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Arizona Expands Career And Technical Education
In 2017, 49 states passed 241 laws related to career and technical education (CTE), a dramatic increase compared to the past five years, according to a new analysis.
Arizona was one of the states spurred by the Every Student Succeeds Act to enact laws, executive orders, boards of education actions and budget provisions that expand and provide funding for CTE programs.
In 2017, Arizona enacted policies on CTE funding, accountability, industry-recognized credentials, dual enrollment, work-based learning, STEM and equity. However, the state didn’t pass legislation in areas where other states saw gains, such as graduation requirements, teacher certification or governance.
“The reauthorization of the Every Student Succeeds Act in the very end of 2015 meant states spent 2016 building out their programs and 2017 implementing them,” said Kate Kreamer, the deputy executive director of CTE for Advance CTE, a nonprofit representing state leaders of CTE programs.
She said the two biggest nationwide trends were in funding and accountability.
Arizona has reversed course. In 2015, the state Legislature voted to decrease funding for a program known as Joint Technical Education Districts. Since then the funding has not only been restored, but the program has been expanded to encompass both high school students and adult learners.
“So this opened the JTED program up to not only learn skills but to get college credit,” Kreamer said. “It shows the Legislature understands learners need to be prepared for today’s economy, and we need these programs.”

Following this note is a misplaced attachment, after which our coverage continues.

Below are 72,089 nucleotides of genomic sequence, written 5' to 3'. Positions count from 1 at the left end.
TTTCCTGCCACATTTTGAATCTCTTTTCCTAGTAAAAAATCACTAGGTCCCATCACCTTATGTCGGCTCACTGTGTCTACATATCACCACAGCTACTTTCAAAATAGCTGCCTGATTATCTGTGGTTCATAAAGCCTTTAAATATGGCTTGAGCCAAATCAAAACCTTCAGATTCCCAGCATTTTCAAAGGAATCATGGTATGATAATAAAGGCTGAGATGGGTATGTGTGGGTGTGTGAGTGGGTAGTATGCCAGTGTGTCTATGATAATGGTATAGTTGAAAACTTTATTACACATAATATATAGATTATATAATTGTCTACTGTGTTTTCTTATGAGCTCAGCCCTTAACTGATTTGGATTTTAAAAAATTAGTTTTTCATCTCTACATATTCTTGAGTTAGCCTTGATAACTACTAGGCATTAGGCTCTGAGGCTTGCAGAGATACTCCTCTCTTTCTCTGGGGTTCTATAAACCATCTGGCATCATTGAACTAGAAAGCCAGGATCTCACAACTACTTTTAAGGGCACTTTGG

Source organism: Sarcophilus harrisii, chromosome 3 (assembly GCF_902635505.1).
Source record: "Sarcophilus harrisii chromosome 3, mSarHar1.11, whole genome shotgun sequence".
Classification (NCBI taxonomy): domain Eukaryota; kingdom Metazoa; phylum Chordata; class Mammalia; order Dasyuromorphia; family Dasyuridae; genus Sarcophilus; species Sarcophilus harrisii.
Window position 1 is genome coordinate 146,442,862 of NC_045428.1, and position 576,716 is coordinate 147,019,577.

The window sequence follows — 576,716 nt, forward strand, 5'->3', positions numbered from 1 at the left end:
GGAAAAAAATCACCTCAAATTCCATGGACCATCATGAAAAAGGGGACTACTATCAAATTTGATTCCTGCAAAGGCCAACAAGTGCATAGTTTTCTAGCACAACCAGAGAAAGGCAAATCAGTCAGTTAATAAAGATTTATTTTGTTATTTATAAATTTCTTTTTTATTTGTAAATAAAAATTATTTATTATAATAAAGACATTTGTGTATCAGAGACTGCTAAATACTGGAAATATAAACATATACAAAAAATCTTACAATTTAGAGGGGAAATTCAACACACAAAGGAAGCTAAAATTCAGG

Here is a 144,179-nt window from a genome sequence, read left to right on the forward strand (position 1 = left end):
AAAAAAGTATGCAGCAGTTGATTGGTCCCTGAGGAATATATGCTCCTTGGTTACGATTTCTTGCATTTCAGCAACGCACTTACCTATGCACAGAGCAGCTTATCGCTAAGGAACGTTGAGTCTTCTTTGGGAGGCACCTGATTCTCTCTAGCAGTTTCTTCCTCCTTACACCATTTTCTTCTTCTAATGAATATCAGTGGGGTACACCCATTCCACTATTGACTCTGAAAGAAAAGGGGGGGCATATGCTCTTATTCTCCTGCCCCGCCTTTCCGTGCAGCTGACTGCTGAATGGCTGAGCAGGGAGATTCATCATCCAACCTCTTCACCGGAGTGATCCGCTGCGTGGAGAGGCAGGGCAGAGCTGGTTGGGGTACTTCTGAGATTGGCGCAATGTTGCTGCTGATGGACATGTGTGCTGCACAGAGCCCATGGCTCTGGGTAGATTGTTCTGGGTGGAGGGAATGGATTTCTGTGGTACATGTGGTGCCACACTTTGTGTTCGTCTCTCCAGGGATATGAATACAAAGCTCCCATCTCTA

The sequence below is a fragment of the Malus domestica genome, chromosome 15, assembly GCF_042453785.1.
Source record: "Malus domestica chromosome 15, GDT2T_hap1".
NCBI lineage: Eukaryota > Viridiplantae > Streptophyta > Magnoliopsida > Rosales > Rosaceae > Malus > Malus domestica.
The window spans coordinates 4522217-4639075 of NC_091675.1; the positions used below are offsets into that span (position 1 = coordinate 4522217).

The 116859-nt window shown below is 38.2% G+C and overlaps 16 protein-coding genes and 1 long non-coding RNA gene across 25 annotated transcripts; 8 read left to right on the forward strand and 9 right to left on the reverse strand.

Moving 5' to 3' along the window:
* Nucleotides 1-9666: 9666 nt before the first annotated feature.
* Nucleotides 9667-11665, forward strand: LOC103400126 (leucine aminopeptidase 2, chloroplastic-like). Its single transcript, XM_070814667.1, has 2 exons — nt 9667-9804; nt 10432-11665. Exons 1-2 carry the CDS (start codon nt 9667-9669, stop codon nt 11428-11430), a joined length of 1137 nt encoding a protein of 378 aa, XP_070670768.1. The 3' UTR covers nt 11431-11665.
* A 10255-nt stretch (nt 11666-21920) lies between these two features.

Arizona also increased incentives for schools to implement CTE programs.
“Something that's so innovative in what Arizona has done is they've actually created a set of bonus points,” said Kreamer, referring to a system that rewards schools for students that meet traditional academic benchmarks — like a certain SAT score or AP classes — and for CTE achievements, like receiving a technical credential.
“That is a game changer from our perspective in terms of shifting where your priorities will be and designing your school experiences and opportunities for your students so no doors are closed,” she said.
Arizona was also among 39 states to expand CTE programs offering industry-recognized credentials.
In some fields, like health care, the credential and training requirements straightforward. Kreamer said others, like Information Technology and other fast-changing fields, have hundreds of possible certifications and paths.
By partnering with big companies, CTE programs can gain insight into what credentials are valuable and which are a waste of resources, Kreamer said.
“Arizona is one of a number of states that has really been working strategically here,” she said.
Advance CTE’s research shows that these programs work. About 99 percent of Arizona students taking technical education classes graduate high school, compared with the 77 percent general graduation rate.
EDITOR'S NOTE: This story has been modified to correct the spelling of Kate Kreamer's name and her title.